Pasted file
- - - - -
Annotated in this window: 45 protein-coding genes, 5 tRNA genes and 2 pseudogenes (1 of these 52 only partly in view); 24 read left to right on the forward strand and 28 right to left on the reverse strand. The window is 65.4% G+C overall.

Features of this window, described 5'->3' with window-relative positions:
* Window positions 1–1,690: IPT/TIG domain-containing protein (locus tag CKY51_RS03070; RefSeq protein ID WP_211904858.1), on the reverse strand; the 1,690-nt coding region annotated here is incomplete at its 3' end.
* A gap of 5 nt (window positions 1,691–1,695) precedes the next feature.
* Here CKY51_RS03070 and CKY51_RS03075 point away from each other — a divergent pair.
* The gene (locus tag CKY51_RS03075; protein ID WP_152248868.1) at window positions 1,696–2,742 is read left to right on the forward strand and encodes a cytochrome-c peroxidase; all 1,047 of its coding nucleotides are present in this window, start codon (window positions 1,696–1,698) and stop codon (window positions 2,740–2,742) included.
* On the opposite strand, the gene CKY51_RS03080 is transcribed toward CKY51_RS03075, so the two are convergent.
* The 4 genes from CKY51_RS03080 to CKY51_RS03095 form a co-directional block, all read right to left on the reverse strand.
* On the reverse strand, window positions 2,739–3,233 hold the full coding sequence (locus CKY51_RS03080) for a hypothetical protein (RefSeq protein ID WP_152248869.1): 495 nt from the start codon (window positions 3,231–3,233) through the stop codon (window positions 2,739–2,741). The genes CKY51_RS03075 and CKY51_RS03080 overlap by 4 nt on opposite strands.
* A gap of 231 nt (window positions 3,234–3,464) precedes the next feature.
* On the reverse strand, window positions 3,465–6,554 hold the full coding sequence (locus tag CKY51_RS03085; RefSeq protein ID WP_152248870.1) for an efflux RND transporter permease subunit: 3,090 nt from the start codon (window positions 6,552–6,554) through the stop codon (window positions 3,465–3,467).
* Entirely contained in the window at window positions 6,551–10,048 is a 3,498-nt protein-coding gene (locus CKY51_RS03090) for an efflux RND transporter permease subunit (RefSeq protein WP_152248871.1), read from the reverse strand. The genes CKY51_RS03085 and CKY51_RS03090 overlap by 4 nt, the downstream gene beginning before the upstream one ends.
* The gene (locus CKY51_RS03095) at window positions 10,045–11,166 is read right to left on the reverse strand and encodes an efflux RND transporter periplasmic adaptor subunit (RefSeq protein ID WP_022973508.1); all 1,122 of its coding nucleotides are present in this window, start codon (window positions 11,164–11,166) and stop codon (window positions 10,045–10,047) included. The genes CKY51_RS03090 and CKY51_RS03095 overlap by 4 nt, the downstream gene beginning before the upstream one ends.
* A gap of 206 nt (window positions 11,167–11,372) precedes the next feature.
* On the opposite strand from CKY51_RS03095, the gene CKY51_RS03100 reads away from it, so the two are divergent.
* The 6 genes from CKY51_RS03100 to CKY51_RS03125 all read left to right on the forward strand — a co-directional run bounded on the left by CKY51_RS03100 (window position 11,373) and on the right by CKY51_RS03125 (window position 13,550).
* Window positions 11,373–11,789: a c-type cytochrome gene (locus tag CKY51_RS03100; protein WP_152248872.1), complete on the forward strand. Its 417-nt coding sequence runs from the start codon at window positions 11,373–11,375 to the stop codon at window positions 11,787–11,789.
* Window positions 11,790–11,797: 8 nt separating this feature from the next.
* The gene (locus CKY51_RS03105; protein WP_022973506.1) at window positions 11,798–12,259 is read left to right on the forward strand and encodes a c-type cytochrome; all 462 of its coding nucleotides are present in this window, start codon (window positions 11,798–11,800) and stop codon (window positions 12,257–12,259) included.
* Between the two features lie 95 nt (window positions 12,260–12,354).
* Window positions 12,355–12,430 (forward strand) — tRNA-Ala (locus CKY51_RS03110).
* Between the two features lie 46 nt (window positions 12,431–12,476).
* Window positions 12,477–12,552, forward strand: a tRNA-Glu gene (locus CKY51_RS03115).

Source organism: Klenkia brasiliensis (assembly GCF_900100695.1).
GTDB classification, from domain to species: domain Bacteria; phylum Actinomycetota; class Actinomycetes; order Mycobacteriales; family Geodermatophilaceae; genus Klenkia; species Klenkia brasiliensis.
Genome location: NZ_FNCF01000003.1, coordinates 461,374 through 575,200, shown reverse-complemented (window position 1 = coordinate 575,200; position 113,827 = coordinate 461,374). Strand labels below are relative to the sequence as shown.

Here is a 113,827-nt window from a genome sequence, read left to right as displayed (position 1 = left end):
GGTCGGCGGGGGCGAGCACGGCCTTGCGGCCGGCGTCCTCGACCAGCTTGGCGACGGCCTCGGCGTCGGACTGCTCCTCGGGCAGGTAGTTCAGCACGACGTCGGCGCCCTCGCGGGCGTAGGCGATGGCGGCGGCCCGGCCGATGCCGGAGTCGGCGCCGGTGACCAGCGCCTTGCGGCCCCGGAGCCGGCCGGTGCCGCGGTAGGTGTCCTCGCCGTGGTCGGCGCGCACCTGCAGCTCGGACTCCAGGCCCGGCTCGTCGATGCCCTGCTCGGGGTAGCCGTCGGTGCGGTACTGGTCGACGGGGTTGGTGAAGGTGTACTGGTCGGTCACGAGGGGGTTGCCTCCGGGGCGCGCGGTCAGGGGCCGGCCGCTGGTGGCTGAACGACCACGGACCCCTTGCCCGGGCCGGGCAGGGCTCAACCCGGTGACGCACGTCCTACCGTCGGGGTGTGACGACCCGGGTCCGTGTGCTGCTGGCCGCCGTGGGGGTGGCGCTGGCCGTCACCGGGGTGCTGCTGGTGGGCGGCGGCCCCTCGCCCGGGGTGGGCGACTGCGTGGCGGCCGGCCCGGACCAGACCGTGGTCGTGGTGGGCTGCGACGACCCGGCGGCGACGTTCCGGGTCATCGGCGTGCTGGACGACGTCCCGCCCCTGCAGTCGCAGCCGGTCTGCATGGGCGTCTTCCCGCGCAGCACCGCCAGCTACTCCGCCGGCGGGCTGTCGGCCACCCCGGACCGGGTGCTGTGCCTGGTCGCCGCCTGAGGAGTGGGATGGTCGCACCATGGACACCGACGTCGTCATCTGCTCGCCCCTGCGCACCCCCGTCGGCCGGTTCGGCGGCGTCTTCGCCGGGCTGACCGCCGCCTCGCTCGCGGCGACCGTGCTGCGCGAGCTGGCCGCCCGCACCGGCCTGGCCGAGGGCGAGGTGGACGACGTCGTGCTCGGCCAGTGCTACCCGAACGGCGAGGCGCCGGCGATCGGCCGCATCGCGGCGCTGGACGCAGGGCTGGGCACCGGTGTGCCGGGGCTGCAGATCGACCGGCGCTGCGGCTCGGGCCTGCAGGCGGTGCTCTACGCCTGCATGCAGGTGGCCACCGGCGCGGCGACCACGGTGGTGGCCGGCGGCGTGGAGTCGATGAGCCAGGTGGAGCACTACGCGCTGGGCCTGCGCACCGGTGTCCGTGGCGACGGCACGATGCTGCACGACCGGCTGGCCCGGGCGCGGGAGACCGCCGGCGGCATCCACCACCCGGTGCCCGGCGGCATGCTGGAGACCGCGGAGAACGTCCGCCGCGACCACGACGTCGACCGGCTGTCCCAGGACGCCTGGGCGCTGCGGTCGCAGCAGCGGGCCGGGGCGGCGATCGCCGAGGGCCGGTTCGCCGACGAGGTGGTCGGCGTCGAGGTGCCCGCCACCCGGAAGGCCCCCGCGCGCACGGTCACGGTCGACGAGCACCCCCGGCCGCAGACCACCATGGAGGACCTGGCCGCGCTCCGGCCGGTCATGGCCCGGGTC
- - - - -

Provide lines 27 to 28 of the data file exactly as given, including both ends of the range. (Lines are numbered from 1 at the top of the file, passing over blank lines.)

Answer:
Here is a 113,827-nt window from a genome sequence, read left to right as displayed (position 1 = left end):
GGTCGGCGGGGGCGAGCACGGCCTTGCGGCCGGCGTCCTCGACCAGCTTGGCGACGGCCTCGGCGTCGGACTGCTCCTCGGGCAGGTAGTTCAGCACGACGTCGGCGCCCTCGCGGGCGTAGGCGATGGCGGCGGCCCGGCCGATGCCGGAGTCGGCGCCGGTGACCAGCGCCTTGCGGCCCCGGAGCCGGCCGGTGCCGCGGTAGGTGTCCTCGCCGTGGTCGGCGCGCACCTGCAGCTCGGACTCCAGGCCCGGCTCGTCGATGCCCTGCTCGGGGTAGCCGTCGGTGCGGTACTGGTCGACGGGGTTGGTGAAGGTGTACTGGTCGGTCACGAGGGGGTTGCCTCCGGGGCGCGCGGTCAGGGGCCGGCCGCTGGTGGCTGAACGACCACGGACCCCTTGCCCGGGCCGGGCAGGGCTCAACCCGGTGACGCACGTCCTACCGTCGGGGTGTGACGACCCGGGTCCGTGTGCTGCTGGCCGCCGTGGGGGTGGCGCTGGCCGTCACCGGGGTGCTGCTGGTGGGCGGCGGCCCCTCGCCCGGGGTGGGCGACTGCGTGGCGGCCGGCCCGGACCAGACCGTGGTCGTGGTGGGCTGCGACGACCCGGCGGCGACGTTCCGGGTCATCGGCGTGCTGGACGACGTCCCGCCCCTGCAGTCGCAGCCGGTCTGCATGGGCGTCTTCCCGCGCAGCACCGCCAGCTACTCCGCCGGCGGGCTGTCGGCCACCCCGGACCGGGTGCTGTGCCTGGTCGCCGCCTGAGGAGTGGGATGGTCGCACCATGGACACCGACGTCGTCATCTGCTCGCCCCTGCGCACCCCCGTCGGCCGGTTCGGCGGCGTCTTCGCCGGGCTGACCGCCGCCTCGCTCGCGGCGACCGTGCTGCGCGAGCTGGCCGCCCGCACCGGCCTGGCCGAGGGCGAGGTGGACGACGTCGTGCTCGGCCAGTGCTACCCGAACGGCGAGGCGCCGGCGATCGGCCGCATCGCGGCGCTGGACGCAGGGCTGGGCACCGGTGTGCCGGGGCTGCAGATCGACCGGCGCTGCGGCTCGGGCCTGCAGGCGGTGCTCTACGCCTGCATGCAGGTGGCCACCGGCGCGGCGACCACGGTGGTGGCCGGCGGCGTGGAGTCGATGAGCCAGGTGGAGCACTACGCGCTGGGCCTGCGCACCGGTGTCCGTGGCGACGGCACGATGCTGCACGACCGGCTGGCCCGGGCGCGGGAGACCGCCGGCGGCATCCACCACCCGGTGCCCGGCGGCATGCTGGAGACCGCGGAGAACGTCCGCCGCGACCACGACGTCGACCGGCTGTCCCAGGACGCCTGGGCGCTGCGGTCGCAGCAGCGGGCCGGGGCGGCGATCGCCGAGGGCCGGTTCGCCGACGAGGTGGTCGGCGTCGAGGTGCCCGCCACCCGGAAGGCCCCCGCGCGCACGGTCACGGTCGACGAGCACCCCCGGCCGCAGACCACCATGGAGGACCTGGCCGCGCTCCGGCCGGTCATGGCCCGGGTC